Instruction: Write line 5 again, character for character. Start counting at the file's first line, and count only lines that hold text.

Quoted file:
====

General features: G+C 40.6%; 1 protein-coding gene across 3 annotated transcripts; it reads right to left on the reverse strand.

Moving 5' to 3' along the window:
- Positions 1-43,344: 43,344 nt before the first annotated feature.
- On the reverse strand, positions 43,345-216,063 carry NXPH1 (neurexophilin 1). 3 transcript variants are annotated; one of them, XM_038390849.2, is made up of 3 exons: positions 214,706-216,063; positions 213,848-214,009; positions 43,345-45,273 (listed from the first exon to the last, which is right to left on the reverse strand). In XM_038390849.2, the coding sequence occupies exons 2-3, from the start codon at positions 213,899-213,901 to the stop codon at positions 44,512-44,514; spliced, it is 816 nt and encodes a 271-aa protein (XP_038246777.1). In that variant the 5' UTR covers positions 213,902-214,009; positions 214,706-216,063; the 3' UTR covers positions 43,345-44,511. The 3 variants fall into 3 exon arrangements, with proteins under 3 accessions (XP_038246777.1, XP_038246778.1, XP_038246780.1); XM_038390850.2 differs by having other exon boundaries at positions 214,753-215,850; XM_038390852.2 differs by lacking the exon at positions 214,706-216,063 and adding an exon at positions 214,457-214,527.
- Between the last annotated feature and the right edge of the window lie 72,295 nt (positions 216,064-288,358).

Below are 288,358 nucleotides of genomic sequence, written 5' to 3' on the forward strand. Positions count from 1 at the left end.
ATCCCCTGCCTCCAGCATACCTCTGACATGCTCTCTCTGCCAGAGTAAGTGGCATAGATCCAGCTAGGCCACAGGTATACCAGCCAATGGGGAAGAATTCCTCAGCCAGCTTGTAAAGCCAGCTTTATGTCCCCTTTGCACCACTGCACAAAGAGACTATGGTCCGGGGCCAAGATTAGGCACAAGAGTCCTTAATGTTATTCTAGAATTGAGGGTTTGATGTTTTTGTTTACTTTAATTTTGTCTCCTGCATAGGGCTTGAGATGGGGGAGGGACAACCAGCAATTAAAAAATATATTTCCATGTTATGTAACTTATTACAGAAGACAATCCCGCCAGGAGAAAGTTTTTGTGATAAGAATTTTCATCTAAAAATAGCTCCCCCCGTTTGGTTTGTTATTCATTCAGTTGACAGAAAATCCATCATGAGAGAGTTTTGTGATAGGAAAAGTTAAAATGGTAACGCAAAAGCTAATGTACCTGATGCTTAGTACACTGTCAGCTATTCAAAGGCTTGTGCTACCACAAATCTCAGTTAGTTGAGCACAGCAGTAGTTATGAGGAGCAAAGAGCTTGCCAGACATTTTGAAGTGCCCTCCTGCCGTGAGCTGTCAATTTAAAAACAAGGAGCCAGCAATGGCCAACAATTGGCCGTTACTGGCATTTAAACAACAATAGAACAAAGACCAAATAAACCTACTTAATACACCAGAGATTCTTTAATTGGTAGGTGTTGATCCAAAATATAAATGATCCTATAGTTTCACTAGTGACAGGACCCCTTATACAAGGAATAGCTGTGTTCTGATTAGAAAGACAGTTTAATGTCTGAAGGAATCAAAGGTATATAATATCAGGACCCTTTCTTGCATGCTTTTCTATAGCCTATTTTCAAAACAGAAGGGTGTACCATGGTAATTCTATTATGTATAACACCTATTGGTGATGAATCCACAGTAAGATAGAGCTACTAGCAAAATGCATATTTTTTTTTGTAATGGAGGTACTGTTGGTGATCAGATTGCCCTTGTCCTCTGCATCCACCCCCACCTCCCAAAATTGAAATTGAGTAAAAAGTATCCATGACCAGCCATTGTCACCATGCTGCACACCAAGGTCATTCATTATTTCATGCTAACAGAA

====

- Between the last annotated feature and the right edge of the window lie 72,295 nt (positions 216,064-288,358).